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Publication identifies librarian O'Clair as ‘Mover and Shaker'

April 25, 2007

As an undergraduate student in environmental science, Katherine O'Clair looked forward to the day she could leave the classroom behind and do field research – studying birds in their native habitats.

But once she got her degree, she discovered that she had a huge problem with her chosen career: the research was fine, but being in the field wasn't.

“I learned that I wasn't cut out for field research,” she says. “I couldn't be isolated from people. If I were to go into research biology, I saw myself ending up in South America studying birds by myself.”

O'Clair eventually found her niche – as a research librarian and Noble Science and Engineering Library liaison to the School of Life Sciences.

Her enthusiasm for her job has earned her the title of “Mover and Shaker” from Library Journal, the national library trade publication.

O'Clair says she had never worked in a library, and the thought of being a librarian did not occur to her at first.

After several years of volunteering as a bird banding assistant at the Braddock Bay Bird Observatory in Rochester, N.Y., O'Clair headed west, where she took a research assistant position at the American Museum of Natural History's Southwestern Research Station near Portal, Ariz.

“I had a lot of time to think about my future while wandering in the woods, searching for nests,” she says. “I thought a lot about what I wanted to do. I didn't want to abandon biology. I asked myself, ‘What is it about biology that I really like?' I couldn't put my finger on what I wanted to do.”

Then she thought about how much she loved to do research in the library.

“Unlike many of my classmates, doing a research paper was really enjoyable for me,” she says.

She decided that taking a few graduate-level classes in information studies “wouldn't hurt” her, and she gradually came to the realization that she did have a very specific career goal: to be “a science librarian at a Research I institution.”

To that end, O'Clair enrolled in the distance-learning program at Florida State University to earn her master's degree in library science.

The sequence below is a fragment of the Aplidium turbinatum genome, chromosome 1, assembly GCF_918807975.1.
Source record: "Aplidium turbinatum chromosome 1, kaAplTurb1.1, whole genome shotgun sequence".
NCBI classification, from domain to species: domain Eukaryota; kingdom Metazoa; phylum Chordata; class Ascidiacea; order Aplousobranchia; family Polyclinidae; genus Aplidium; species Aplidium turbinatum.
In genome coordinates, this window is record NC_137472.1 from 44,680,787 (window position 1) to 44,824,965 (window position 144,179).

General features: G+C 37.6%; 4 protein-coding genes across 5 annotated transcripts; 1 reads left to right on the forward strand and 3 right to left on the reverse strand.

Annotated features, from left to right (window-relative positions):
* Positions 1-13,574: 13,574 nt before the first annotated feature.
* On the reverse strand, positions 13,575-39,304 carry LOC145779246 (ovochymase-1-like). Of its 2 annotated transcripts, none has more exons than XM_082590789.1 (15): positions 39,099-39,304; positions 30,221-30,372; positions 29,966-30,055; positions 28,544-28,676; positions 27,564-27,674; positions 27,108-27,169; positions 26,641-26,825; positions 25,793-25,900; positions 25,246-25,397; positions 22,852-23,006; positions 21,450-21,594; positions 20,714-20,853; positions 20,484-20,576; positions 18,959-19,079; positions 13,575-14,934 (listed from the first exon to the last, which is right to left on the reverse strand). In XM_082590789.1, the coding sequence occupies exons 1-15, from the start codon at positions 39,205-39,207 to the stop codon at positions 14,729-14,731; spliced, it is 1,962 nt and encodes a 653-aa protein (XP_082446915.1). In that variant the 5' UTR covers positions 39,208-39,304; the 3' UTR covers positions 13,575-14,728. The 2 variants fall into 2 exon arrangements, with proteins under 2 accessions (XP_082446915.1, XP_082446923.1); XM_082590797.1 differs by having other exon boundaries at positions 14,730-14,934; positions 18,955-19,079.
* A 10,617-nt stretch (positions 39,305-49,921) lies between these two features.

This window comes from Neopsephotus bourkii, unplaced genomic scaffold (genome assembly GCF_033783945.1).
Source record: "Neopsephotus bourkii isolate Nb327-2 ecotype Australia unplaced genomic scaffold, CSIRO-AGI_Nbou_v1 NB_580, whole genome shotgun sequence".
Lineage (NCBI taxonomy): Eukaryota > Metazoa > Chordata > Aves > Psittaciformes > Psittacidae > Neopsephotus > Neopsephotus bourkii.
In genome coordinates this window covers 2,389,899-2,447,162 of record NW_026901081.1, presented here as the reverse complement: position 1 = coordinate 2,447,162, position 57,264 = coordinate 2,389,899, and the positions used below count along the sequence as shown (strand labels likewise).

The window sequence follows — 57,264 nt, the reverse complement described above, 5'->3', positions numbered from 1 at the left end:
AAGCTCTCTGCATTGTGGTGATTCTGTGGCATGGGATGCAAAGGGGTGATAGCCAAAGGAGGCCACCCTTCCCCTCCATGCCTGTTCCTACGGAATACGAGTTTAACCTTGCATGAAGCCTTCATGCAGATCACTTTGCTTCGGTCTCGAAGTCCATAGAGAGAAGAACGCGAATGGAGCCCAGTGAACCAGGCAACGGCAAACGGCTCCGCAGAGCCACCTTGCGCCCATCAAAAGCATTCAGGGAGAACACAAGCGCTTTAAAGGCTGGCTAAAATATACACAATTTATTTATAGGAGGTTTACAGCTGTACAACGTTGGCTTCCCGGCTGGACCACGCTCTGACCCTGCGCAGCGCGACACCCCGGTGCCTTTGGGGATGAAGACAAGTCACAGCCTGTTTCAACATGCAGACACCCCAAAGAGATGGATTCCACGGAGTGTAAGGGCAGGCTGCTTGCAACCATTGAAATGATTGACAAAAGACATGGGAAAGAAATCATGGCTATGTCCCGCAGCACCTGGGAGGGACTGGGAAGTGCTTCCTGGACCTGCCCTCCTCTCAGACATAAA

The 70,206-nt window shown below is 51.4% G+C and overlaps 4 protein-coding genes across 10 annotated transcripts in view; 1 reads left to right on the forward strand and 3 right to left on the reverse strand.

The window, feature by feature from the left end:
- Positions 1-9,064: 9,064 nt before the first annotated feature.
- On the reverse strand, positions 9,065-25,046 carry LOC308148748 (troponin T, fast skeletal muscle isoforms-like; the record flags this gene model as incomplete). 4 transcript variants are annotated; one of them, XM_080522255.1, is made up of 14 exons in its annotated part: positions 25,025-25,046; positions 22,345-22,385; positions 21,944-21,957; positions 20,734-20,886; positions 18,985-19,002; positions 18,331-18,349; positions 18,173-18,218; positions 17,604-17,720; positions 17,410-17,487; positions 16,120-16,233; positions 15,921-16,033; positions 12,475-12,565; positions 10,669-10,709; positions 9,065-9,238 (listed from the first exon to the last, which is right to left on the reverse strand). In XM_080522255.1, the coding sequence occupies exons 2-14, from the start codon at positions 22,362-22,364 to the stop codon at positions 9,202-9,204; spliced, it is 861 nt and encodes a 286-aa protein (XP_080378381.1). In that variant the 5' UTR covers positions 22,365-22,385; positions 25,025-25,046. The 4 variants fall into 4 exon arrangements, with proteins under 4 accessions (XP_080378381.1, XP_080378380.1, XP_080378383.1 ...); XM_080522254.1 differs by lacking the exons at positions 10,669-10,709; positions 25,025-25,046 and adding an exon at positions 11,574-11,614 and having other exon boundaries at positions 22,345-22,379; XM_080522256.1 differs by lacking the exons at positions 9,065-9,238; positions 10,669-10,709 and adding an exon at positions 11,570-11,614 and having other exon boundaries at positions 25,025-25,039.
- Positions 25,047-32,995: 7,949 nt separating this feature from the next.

At the same time, she was offered a job as a research assistant at the Center for Environmental Studies at ASU, which put her in a very strategic position to achieve her goal, though she didn't know it at the time.

Just after O'Clair received her library degree, Diane Moore, the longtime life sciences librarian at Noble Library, retired. That enabled O'Clair to realize her dream.

“I have big shoes to fill,” she says.

O'Clair does far more than sit behind a desk and help students and faculty find research materials. She's in the classrooms and brown-bag luncheons every semester to learn what the students need in their research. She co-teaches a first-year seminar with Robert Page, director of the School of Life Sciences.

“Dr. Page and I have the same philosophy,” she says. “We want to help students to succeed and to develop as scientists.”

Give her a huge challenge, such as finding a copy of a paper published in Russia on the population of Great Bustards in Mongolia, and she's on it.

“I enjoy the thrill of the chase, finding something that can't be found,” she says.

Doctoral student Mimi Kessler, who is studying the Great Bustards (a very large, steppe-dwelling bird and the heaviest bird capable of flight) in Mongolia, and who requested the Russian paper, says that O'Clair has helped her identify and obtain articles in a variety of languages for her research on the conservation biology of the Great Bustard.

“These articles have frequently been difficult to obtain, and Katherine has been instrumental in locating copies in libraries abroad, even contacting one author in Japan to request a copy of one important document for our library,” Kessler wrote from Mongolia.

Those days of thinking about her life while watching birds have paid off for O'Clair, who has found her own “nest” in life.

“I love what I do,” she says. “I love coming to work every day. I love getting to work with the students. I love getting to teach. I have the best of both worlds – life sciences and the library. I think I'm particularly good in putting people in contact with the information they need.”

O'Clair will receive her award during a luncheon in Washington, D.C., in June. She is one of Library Journal's 50 “up and coming individuals from across the United States and Canada who are innovative, creative and making a difference” in the library field.